Chapter 3Infectious Diseases Related To Travel
Maho Imanishi, Shua J. Chai
Salmonella enterica subspecies enterica, a gram-negative, rod-shaped bacillus. Nontyphoidal salmonellosis refers to illnesses caused by all serotypes of Salmonella except for Typhi, Paratyphi A, Paratyphi B (tartrate negative), and Paratyphi C.
Usually through the consumption of foods contaminated with animal feces. Transmission can also occur through direct contact with infected animals or their environment.
Nontyphoidal salmonellae are a leading cause of bacterial diarrhea worldwide; they are estimated to cause 94 million cases of gastroenteritis and 115,000 deaths globally each year. The risk of Salmonella infection among travelers returning to the United States varies by region of the world visited. In one analysis, the incidence of laboratory-confirmed infections from 2004 through 2009 was 7.1 cases per 100,000 among travelers to Latin American and Caribbean, 5.8 cases per 100,000 among travelers to Asia, and 25.8 cases per 100,000 among travelers to Africa. The true number of illnesses is much higher, because most ill people do not have a stool specimen tested. Travelers with salmonellosis were most likely to report visiting the following countries: Mexico (38% of travel-associated salmonellosis), India (9%), Jamaica (7%), the Dominican Republic (4%), China (3%), and the Bahamas (2%).
The incubation period of nontyphoidal salmonellosis is 6–72 hours, and illness usually occurs within 12–36 hours after exposure. Illness is commonly manifested by acute diarrhea, with sudden onset of headache, abdominal pain, fever, and sometimes vomiting. The illness usually lasts 4–7 days, and most people recover without treatment. Salmonellosis outcomes differ by serotype. Approximately 5% of people develop bacteremia or focal infection (such as meningitis or osteomyelitis). Infections with some serotypes, including Dublin and Choleraesuis, are more likely to result in invasive infections. Rates of invasive infections and death are generally higher among infants, older adults, and people with immunosuppressive conditions (including HIV), hemoglobinopathies, and malignant neoplasms.
Diagnosis is based on isolation of Salmonella organisms. About 90% of isolates are obtained from routine stool culture, but isolates are also obtained from blood, urine, and material from sites of infection. Isolates of salmonellae are needed for serotyping and antimicrobial susceptibility testing.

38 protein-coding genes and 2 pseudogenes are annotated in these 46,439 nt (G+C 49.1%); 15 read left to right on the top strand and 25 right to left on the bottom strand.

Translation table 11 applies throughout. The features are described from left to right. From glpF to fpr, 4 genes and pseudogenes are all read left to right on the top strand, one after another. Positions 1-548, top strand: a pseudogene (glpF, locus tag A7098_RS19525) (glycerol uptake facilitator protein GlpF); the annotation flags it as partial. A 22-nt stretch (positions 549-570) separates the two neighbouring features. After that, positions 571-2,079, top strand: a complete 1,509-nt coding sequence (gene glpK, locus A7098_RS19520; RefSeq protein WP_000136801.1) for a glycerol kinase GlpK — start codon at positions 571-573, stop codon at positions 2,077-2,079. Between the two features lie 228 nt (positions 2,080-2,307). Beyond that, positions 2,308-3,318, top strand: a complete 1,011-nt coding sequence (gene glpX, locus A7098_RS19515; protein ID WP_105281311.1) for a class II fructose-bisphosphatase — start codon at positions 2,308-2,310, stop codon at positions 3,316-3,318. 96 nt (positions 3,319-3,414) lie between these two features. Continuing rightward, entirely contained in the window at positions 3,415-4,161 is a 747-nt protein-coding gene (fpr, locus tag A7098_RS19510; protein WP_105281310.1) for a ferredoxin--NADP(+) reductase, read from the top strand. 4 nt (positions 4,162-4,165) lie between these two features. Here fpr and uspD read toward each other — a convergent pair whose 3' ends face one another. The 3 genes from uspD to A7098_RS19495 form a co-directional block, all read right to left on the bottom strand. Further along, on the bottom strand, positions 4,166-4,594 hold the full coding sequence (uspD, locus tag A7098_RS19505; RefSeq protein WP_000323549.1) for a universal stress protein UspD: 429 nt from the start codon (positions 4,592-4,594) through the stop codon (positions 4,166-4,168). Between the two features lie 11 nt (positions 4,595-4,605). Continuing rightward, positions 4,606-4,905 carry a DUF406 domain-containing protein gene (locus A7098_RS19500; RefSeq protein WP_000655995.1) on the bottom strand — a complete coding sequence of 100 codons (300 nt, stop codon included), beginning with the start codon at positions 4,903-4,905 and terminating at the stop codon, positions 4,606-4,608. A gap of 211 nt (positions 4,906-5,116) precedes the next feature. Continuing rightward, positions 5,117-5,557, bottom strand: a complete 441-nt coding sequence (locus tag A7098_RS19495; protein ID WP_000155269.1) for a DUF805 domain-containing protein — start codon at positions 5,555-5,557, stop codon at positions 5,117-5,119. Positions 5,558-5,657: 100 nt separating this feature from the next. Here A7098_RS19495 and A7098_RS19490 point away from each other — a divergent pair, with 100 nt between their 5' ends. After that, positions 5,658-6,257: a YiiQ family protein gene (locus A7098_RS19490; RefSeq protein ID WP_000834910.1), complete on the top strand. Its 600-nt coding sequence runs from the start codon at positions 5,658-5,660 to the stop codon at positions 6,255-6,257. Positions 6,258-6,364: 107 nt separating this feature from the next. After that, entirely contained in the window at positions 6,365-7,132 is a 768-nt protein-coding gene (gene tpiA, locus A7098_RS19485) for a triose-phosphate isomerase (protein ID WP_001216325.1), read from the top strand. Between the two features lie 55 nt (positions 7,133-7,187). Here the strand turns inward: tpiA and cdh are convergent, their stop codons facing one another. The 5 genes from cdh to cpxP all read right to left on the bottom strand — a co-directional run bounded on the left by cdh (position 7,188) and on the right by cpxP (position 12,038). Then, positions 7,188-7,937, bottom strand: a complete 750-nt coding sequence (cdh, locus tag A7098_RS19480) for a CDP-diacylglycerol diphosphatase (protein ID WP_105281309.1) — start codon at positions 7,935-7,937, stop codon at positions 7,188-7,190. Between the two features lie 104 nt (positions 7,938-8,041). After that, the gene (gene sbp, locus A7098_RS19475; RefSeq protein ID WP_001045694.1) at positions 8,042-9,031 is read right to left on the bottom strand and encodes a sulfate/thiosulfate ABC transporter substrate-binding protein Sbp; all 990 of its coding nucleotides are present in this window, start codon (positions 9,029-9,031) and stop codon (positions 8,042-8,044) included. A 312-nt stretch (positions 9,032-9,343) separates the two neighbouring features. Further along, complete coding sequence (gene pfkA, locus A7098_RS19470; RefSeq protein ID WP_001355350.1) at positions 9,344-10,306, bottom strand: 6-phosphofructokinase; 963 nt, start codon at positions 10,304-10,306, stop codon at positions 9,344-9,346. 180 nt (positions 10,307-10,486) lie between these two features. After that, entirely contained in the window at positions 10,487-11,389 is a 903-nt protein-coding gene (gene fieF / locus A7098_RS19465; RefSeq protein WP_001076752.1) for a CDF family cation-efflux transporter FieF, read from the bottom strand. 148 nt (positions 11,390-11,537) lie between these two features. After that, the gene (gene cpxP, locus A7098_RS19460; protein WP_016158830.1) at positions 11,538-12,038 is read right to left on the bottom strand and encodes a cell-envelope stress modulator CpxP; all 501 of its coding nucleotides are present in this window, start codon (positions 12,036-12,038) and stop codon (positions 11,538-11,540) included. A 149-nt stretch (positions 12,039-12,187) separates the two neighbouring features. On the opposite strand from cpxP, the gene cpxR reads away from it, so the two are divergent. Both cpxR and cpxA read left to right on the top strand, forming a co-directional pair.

Current recommendations are to treat most patients with uncomplicated Salmonella infection with supportive therapy and no antimicrobial agents; however, many receive empiric therapy (or take self-treatment) without a stool culture. Antimicrobial therapy is recommended for gastroenteritis caused by Salmonella species in people at increased risk of invasive disease (infants aged <3 months, older adults aged ≥60 years, the debilitated or immunosuppressed) and patients with continued high fever or manifestations of extraintestinal infection. Fluoroquinolones are often employed for empiric treatment; azithromycin and rifaximin are also commonly used to treat travelers’ diarrhea. Resistance to antimicrobial agents varies by serotype and geographic region. Resistance to older antimicrobial agents (chloramphenicol, ampicillin, and trimethoprim-sulfamethoxazole) has been present for many years, and resistance to both fluoroquinolones and third-generation cephalosporins has been reported.
No vaccine is available against nontyphoidal Salmonella infection. Preventive measures are aimed at avoiding foods at high risk for contamination; frequent handwashing, especially after contacting animals or their environment; and taking additional food and water precautions while traveling (see Chapter 2, Food & Water Precautions).
CDC website: www.cdc.gov/salmonella
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